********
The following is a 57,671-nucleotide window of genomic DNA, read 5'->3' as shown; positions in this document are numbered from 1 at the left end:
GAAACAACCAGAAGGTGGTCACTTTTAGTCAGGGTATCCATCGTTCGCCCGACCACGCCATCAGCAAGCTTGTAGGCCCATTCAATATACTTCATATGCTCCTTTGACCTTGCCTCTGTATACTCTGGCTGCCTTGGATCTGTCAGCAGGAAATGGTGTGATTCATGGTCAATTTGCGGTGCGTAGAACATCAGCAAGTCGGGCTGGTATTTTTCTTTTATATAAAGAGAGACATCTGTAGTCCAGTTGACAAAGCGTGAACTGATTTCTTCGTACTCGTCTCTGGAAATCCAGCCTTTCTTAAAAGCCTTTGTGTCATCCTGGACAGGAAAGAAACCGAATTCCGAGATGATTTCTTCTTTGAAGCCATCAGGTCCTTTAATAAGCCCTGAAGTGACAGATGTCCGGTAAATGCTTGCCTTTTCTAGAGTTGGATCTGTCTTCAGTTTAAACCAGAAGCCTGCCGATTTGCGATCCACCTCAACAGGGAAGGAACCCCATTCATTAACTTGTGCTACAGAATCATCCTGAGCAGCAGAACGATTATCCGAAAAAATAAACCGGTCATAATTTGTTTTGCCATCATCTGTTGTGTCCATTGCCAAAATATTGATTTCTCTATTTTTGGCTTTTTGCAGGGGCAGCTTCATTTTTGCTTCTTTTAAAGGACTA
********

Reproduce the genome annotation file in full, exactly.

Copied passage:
The following is a 57,671-nucleotide window of genomic DNA, read 5'->3' as shown; positions in this document are numbered from 1 at the left end:
GAAACAACCAGAAGGTGGTCACTTTTAGTCAGGGTATCCATCGTTCGCCCGACCACGCCATCAGCAAGCTTGTAGGCCCATTCAATATACTTCATATGCTCCTTTGACCTTGCCTCTGTATACTCTGGCTGCCTTGGATCTGTCAGCAGGAAATGGTGTGATTCATGGTCAATTTGCGGTGCGTAGAACATCAGCAAGTCGGGCTGGTATTTTTCTTTTATATAAAGAGAGACATCTGTAGTCCAGTTGACAAAGCGTGAACTGATTTCTTCGTACTCGTCTCTGGAAATCCAGCCTTTCTTAAAAGCCTTTGTGTCATCCTGGACAGGAAAGAAACCGAATTCCGAGATGATTTCTTCTTTGAAGCCATCAGGTCCTTTAATAAGCCCTGAAGTGACAGATGTCCGGTAAATGCTTGCCTTTTCTAGAGTTGGATCTGTCTTCAGTTTAAACCAGAAGCCTGCCGATTTGCGATCCACCTCAACAGGGAAGGAACCCCATTCATTAACTTGTGCTACAGAATCATCCTGAGCAGCAGAACGATTATCCGAAAAAATAAACCGGTCATAATTTGTTTTGCCATCATCTGTTGTGTCCATTGCCAAAATATTGATTTCTCTATTTTTGGCTTTTTGCAGGGGCAGCTTCATTTTTGCTTCTTTTAAAGGACTA